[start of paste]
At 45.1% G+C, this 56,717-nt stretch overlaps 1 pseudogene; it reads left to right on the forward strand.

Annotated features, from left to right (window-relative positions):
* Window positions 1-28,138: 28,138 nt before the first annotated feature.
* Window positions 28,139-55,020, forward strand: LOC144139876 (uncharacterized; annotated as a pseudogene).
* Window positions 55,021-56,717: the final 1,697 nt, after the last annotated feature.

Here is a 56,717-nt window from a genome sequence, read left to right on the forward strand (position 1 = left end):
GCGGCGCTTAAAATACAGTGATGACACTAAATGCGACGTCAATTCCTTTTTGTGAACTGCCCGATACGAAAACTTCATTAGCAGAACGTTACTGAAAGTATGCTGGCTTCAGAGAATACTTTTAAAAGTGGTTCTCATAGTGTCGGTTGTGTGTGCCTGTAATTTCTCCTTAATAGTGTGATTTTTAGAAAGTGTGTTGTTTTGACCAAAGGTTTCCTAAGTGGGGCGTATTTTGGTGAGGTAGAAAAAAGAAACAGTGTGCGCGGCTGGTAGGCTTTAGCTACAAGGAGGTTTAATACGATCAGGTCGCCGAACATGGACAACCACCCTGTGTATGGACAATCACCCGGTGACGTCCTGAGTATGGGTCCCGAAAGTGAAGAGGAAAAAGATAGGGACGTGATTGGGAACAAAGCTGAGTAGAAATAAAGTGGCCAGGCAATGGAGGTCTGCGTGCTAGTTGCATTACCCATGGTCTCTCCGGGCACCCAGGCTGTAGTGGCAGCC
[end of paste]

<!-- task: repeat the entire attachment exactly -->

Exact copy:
At 45.1% G+C, this 56,717-nt stretch overlaps 1 pseudogene; it reads left to right on the forward strand.

Annotated features, from left to right (window-relative positions):
* Window positions 1-28,138: 28,138 nt before the first annotated feature.
* Window positions 28,139-55,020, forward strand: LOC144139876 (uncharacterized; annotated as a pseudogene).
* Window positions 55,021-56,717: the final 1,697 nt, after the last annotated feature.

Here is a 56,717-nt window from a genome sequence, read left to right on the forward strand (position 1 = left end):
GCGGCGCTTAAAATACAGTGATGACACTAAATGCGACGTCAATTCCTTTTTGTGAACTGCCCGATACGAAAACTTCATTAGCAGAACGTTACTGAAAGTATGCTGGCTTCAGAGAATACTTTTAAAAGTGGTTCTCATAGTGTCGGTTGTGTGTGCCTGTAATTTCTCCTTAATAGTGTGATTTTTAGAAAGTGTGTTGTTTTGACCAAAGGTTTCCTAAGTGGGGCGTATTTTGGTGAGGTAGAAAAAAGAAACAGTGTGCGCGGCTGGTAGGCTTTAGCTACAAGGAGGTTTAATACGATCAGGTCGCCGAACATGGACAACCACCCTGTGTATGGACAATCACCCGGTGACGTCCTGAGTATGGGTCCCGAAAGTGAAGAGGAAAAAGATAGGGACGTGATTGGGAACAAAGCTGAGTAGAAATAAAGTGGCCAGGCAATGGAGGTCTGCGTGCTAGTTGCATTACCCATGGTCTCTCCGGGCACCCAGGCTGTAGTGGCAGCC